Tata Motors: How to win buyers and influence sales
In a slowing market, the company has announced discounts in order to woo buyers into its showrooms . Will such a move help in the long run? A report by Brian de Souza.
More buyers like Shailendra would be music to the ears of Tata Motors, whose February 2013 sales have plunged by 60 percent over the year-earlier month. The company sold just over 10,000 units in the month with the Indica and Vista accounting for close to 4,000 units. The Nano, which sold 7,703 units in January 2012, sold just over 1,505 units a year later.
Last week, the company announced its best discounts so far with the price of the Indica reduced by Rs 30,000 and the Manza Club Class by Rs 50,000. The company also launched what it calls an ‘industry first’, the ‘Club Class Buyback Assurance’. Under this scheme, the carmaker will offer its customers 60 percent of the purchase price after three years. Clearly, the strategy to cut prices is designed to bring in more footfalls and add to the numbers as the end of the financial year draws near.
OEMs work hard to draw buyers
Carmakers have used a variety of ways to woo buyers to showrooms in recent months. In December 2012, Ford India had a day-long event across the country in which discounts were offered on the entire range. Basically, the aim was to push sales of the Figo whose numbers have fallen from around 6,500 units in the first year to about 4,500 units last year. Then last month, Volkswagen India launched a three-day scheme starting February 14 , in which a buyer simply had to pay 50 percent of the price of the saloon, and pay the balance in a year’s time. The scheme, like the Ford one, has had mixed success.
It is in this context that Tata’s offer to cut prices has to be seen. It is the first direct price cut from the company in the year. Sales for the passenger car sector in the current financial year are expected to be flat as per the projections made by SIAM at its meeting to announce its third quarter results in early January 2013. The slowdown has affected all sectors including the entry-level hatch and saloon segments as buyers smitten by higher interest rates have stayed away.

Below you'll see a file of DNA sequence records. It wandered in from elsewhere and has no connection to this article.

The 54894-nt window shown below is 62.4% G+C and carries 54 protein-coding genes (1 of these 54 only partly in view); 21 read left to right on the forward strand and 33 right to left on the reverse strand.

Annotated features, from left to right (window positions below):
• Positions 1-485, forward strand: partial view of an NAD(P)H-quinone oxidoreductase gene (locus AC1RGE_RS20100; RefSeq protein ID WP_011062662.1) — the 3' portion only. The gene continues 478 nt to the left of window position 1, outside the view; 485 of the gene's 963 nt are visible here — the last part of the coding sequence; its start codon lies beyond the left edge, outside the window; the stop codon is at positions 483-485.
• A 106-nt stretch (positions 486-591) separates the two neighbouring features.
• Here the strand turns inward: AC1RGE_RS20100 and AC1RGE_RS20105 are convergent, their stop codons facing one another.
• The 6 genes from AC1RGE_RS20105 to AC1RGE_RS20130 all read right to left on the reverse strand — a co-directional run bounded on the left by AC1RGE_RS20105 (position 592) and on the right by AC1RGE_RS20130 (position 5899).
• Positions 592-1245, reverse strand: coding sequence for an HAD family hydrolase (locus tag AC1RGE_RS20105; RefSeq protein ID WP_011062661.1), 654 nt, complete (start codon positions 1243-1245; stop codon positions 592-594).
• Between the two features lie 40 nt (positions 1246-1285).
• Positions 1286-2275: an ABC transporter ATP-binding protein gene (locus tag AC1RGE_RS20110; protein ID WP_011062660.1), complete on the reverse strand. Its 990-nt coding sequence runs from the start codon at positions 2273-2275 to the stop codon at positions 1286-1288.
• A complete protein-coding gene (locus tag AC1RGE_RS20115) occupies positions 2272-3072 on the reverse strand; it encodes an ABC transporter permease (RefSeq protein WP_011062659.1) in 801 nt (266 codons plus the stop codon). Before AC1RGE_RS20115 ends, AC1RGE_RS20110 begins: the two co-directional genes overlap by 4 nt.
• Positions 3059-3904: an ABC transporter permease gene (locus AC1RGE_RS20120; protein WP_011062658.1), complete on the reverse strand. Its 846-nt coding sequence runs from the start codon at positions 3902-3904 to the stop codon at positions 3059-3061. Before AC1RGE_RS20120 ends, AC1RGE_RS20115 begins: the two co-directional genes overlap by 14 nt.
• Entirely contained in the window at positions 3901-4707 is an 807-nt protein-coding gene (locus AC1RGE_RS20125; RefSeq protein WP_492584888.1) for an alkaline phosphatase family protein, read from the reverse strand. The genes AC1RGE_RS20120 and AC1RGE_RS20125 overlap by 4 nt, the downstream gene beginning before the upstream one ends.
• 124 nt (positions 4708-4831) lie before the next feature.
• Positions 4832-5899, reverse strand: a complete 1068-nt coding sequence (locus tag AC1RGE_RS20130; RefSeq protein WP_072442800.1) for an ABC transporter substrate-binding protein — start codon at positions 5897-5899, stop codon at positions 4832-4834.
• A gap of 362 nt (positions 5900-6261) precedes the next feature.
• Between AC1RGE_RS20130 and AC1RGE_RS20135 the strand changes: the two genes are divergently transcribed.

For now, Tata Motors can only boast of the Indica as its mainstay with the car accounting for 30 percent of sales in February. For the 11-month month period ended February, the Indica brand sold 72,638 units as against 94,286 units, a fall of 22 percent over the year-earlier 11 months. Sales are typically higher in the last month of the year as buyers queue up for benefits of depreciation. At a press conference to announce results, managing director Karl Slym said the company had been cutting its stock in the field and is operating in a build-and-sell environment. The company has also embarked on a variety of initiatives in the purchasing department aimed at rationalising activities and cost benefits.
The company has also kicked off a key initiative which aims at enhancing the customer experience at the showroom level. As part of this, two showrooms, one each in Delhi and Mumbai, have been totally re-done and will be the company’s flagship retail outlets, a window to the potential customer. It is, however, clear that the Tata passenger brand is under pressure. With its only potential volume warrior, the Nano, not making the kind of impact it was expected to (the Nano sold just 8 percent more in calendar year 2012 as against 2011), it is the Indica that has the potential to bring in numbers. One of the clear challenges is that the market in which the Indica faces competition from the likes of the WagonR that recently received a refresh and despite its boxy design, has an appeal at the entry-level..
Given the slowdown and the grim prognosis, it is very possible that Tata Motors’ customer base could well shrink. However, a scenario like this could well help Tata Motors position its products into the right segments. India’s compact segment has a slew of players operating at various price points even as new players like Nissan (with its Datsun brand) may target.
The fact is that all players are operating in a scenario in which margins are under pressure. The challenge for any carmaker is to make money per car as well as ensure that the distribution network is profitable. It will continue to be a challenging times for the carmaker.
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